By Lee Haye-ah
SEOUL, May 4 (Yonhap) -- Last December, a mother in her 60s was found dead at her home nearly seven months after she had died, leaving behind a mentally impaired son with no means of support.
The tragedy led to a renewed debate over whether family members, even if estranged, should be required to financially support their relatives, a system that was widely blamed for depriving the mother and son of basic government subsidies.
Prompted by the event, which occurred in Seoul's southern neighborhood of Bangbae, the Seoul metropolitan government announced last week that it would abolish the so-called support obligation system this month, making 2,300 more citizens eligible for basic living allowances from the municipal government.
"By abolishing the system, we will be able to assist people in real poverty who have been unprotected because of the requirement for families to provide support," a municipal official said.
"It's also significant in that it can promote the early abolition of the same requirement in the central government's 'basic livelihood security system' and lead other cities and provinces to take the same steps," the official added.
The City of Seoul has operated its own social security system since 2013 to supplement the central government's, offering its citizens another avenue to receive welfare payments.
In a first step toward abolishing the family obligations, the city government removed the requirement for senior citizens aged 75 and above in August. In doing so, it paid basic living allowances to 1,875 more senior citizens.
Under the expanded initiative, all citizens earning up to 45 percent of the median income and owning up to 135 million won (US$120,300) in total assets will be eligible for the allowances.
That translates to a monthly income of less than roughly 820,000 won for one-person households and less than 2.19 million won for four-person households.
But those with wealthy family members will still be ineligible. These family members are defined as people with an annual income of at least 100 million won before tax, or real estate worth more than 900 million won.
The city government said its decision to end the controversial system comes at a time when the COVID-19 pandemic has further threatened the livelihoods of the economically vulnerable population.
The initiative applies solely to the city's own social security program, but the ruling Democratic Party has begun discussing abolishing the family obligation system nationwide.
On Friday, several party leaders raised the need for the government to consider abolishing the system earlier than planned, according to party spokesperson Choi In-ho, who briefed reporters after a leadership meeting.
The Ministry of Health and Welfare announced in August that it will abolish the system in 2022, but only for recipients of basic living allowances.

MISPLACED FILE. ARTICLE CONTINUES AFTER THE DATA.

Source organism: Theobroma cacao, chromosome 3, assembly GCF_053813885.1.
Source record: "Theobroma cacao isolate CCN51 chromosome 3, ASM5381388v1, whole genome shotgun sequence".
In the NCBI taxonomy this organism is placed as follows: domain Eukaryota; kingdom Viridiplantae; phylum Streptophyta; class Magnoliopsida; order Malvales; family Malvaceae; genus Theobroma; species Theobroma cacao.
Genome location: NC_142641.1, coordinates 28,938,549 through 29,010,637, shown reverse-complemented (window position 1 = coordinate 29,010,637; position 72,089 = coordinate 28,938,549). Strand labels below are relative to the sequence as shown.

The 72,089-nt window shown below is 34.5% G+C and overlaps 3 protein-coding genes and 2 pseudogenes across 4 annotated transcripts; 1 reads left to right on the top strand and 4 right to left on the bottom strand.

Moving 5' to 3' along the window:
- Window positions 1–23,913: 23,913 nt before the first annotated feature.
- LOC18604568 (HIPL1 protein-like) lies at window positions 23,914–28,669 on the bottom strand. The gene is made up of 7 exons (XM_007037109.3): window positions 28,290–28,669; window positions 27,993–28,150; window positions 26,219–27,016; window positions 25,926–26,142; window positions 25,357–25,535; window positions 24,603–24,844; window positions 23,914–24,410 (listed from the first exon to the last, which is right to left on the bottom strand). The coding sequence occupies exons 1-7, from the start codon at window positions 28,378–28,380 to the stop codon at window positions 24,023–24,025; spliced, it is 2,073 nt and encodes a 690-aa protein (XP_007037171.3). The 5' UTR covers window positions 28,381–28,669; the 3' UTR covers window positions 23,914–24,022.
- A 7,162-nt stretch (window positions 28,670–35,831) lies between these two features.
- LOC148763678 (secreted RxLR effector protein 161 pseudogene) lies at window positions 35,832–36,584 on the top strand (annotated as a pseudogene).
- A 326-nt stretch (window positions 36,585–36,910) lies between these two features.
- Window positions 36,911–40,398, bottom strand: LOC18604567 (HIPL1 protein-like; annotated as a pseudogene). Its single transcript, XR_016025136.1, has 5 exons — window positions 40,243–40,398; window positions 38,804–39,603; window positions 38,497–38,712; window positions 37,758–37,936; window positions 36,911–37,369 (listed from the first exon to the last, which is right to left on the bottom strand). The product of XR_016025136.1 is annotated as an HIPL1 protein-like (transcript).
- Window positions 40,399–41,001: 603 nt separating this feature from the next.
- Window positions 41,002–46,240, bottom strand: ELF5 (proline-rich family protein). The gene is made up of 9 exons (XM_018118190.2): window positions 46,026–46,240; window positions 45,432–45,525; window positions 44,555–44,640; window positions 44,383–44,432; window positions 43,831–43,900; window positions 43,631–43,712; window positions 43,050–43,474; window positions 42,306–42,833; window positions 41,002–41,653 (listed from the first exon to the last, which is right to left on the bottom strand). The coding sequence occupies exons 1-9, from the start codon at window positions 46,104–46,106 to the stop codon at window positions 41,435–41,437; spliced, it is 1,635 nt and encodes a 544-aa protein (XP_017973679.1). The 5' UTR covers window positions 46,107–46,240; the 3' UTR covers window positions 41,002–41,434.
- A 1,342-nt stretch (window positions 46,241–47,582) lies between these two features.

There are various types of state welfare subsidies, including basic living, medical costs and educational expenses. Currently, there are no plans to remove the family obligation for applicants seeking medical aid.
In the case of the mother and son, the family reportedly qualified for nothing but housing subsidies because the woman had an estranged ex-husband and daughter. By default, the ex-husband was financially responsible for his son, while the daughter was responsible for her mother.
Boxed out of the social welfare net, the mother apparently struggled to make ends meet until her death, while her mentally impaired son stayed with the corpse until all power to the house was cut. The 30-something son was forced to live on the streets, where he met a social welfare worker and told her his mother had died.
Similar incidents, including the 2014 joint suicide of a mother and her two daughters over financial hardships, have long prompted questions about basing a welfare system on family ties.
Despite the country's deep roots in Confucianism and its values, such as filial piety, society's views on caring for the elderly have changed over time, with 26.7 percent regarding it as the family's responsibility in 2018, as opposed to 40.7 percent in 2008, according to Statistics Korea, the government statistics agency.
In contrast, the percentage of people saying the responsibility should fall on the government and society rose to a record high 48.3 percent in 2018.
Experts say abolishing the family obligation system is only part of the solution, as many people are still unable to overcome the bureaucratic hurdles of filing for welfare benefits.
Tragedies like the case of the mother and son are the result of passive public workers failing to deliver the necessary assistance, the experts said, calling for a systematic overhaul of state welfare programs.
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